For scale, intricacy, and sheer extravagance, Austin McCormick’s dance-theater troupe Company XIV is tough to beat. In fact, it’s hard to imagine how this scarily talented team can stage three shows in one season. Snow White is indeed the third and final production of the company’s 2015-2016 season. I’m happy to report that it retains the company’s trademark circus and cabaret elements, eclectic music selections with live singing, and fairy-tale inspiration, while brings something a bit different to the stage too.
Cinderella, the troupe’s last show, may have been its most extraordinary to date. The one thing I missed in it was the presence of founding member Laura Careless, who has performed principal dance roles in numerous Company XIV productions over the past decade. For Snow White, Careless is back, this time not in an ingenue role but as the Queen. Undertaking the title role is another remarkable dancer, Hilly Bodin, new to Company XIV this season.
The Queen is the biggest and most flamboyant character here, driven to extremes by jealousy. Careless impresses mightily as always, endowing her numerous feature dances with slick, intense energy and a fiery presence that suggests Judy Garland in a nasty mood. Meanwhile Bodin, topped with a crew cut, embodies with an innocent, flowery flair the ultra-naïve, kind of stupid Snow White McCormick has imagined.
Soprano and aerialist Marcy Richardson contributes smooth, steady, beautifully toned bell-like vocals whether she’s singing opera or Britney Spears. Typically for Company XIV, the score ranges from baroque to arty to shiny pop: Marais, Bach, Mozart, Debussy, Spanish dance music, Tove Lo.
Somewhat atypically, Act I in particular focuses closely on character instead of spectacle and wide-angle storytelling. With hardly a word – except for the Queen’s repeated, increasingly desperate queries to her mirror of “Who’s the fairest of us all?” – both main characters come viscerally alive. We can sympathize with the Queen, dominated addict-like by the Green Monster, and with sweet Snow White, trusting and sensuous and, yes, incipiently vain herself.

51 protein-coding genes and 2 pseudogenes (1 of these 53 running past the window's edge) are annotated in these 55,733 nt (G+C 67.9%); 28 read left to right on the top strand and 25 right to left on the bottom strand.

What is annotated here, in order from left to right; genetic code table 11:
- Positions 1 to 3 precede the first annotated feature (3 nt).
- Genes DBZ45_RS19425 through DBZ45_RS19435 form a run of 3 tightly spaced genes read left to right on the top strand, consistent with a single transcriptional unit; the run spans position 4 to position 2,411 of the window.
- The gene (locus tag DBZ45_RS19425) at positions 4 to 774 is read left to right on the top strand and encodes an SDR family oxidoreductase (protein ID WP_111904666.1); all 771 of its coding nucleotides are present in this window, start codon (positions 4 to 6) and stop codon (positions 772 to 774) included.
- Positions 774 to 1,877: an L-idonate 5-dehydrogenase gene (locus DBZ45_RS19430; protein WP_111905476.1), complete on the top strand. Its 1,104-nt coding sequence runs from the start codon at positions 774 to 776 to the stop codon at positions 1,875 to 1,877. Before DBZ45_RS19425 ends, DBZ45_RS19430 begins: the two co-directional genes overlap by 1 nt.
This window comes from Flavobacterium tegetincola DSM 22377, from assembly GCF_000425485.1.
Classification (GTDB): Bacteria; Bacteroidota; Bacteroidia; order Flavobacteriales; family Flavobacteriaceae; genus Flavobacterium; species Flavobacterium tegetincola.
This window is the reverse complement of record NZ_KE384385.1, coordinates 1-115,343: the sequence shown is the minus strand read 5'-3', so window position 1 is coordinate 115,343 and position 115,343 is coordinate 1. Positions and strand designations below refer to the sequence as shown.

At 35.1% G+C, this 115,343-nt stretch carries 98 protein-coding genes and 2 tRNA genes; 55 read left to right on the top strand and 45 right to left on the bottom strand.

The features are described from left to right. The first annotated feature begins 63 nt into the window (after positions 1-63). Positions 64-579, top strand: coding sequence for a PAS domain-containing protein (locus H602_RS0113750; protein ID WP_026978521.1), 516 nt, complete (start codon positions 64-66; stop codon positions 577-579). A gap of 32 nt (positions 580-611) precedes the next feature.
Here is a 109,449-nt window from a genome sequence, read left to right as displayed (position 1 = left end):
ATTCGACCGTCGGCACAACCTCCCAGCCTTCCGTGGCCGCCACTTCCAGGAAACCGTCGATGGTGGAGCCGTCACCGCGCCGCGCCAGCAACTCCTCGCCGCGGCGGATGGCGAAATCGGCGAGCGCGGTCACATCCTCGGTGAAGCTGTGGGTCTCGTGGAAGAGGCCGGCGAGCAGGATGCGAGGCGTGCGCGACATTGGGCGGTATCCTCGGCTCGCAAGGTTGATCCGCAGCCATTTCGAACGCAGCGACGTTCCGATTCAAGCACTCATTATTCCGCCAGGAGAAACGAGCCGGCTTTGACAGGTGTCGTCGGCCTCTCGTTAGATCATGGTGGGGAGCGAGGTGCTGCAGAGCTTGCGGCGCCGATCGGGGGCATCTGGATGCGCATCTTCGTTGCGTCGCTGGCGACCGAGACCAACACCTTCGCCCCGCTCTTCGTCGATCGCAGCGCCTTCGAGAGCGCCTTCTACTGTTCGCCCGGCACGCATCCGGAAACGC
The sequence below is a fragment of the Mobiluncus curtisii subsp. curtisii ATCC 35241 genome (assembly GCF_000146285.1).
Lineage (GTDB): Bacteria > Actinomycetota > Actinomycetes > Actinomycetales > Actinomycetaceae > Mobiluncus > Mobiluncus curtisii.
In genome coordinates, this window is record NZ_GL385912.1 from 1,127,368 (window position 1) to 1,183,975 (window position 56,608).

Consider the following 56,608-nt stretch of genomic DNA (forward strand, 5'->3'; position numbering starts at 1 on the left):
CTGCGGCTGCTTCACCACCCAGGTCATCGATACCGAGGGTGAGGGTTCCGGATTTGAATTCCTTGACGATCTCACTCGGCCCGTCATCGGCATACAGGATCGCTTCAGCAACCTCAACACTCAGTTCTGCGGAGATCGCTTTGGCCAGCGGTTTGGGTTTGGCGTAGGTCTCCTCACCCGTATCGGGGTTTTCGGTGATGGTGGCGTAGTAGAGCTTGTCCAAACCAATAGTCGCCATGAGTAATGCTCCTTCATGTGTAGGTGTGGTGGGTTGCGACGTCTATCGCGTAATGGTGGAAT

With the focus on the two lead characters, the dwarves appear only as tiny cut-out puppets, and the Prince arrives as something of an afterthought, though Courtney Giannone provides an impressive Cyr wheel performance in the role, part of the acrobatic sequence that lifts the second half into new heights of wonder.
The company has offered similar circus acts before. There are impressive performances on hoops, ropes, and poles. But it all has the benefit of McMormick’s unique vision: polyglot but tonally consistent, amalgamating circus, ballet, cabaret, opera, and burlesque into explosive narratives that are always unmistakably his.
This Snow White adds a new depth of character development thanks to thrillingly inventive choreography and searing dancing by the two leads, reinforced by the strong, graceful talents of the company. Extravagant costumes, props, sound, score and lighting create a crazy, raunchy, sparkling, elevated world (though there was a scary excess of smoke near the end).
For this show the team has also added strikingly effective projections, courtesy of lighting designer Jeanette Oi-Suk Yew. They’re mostly on a screen made of hanging filaments, but in one climactic scene they move to another kind of surface entirely. I won’t give that away.
Instead, here’s a tidbit that reveals in a humorous, minor sort of way the ethos of the company: Where most shows would create a Bearded Lady by putting a fake beard on a woman, Company XIV puts that fake beard along with fake breasts on a clean-shaven male dancer. It’s a tiny detail emblematic of the troupe’s endlessly, massively original creativity.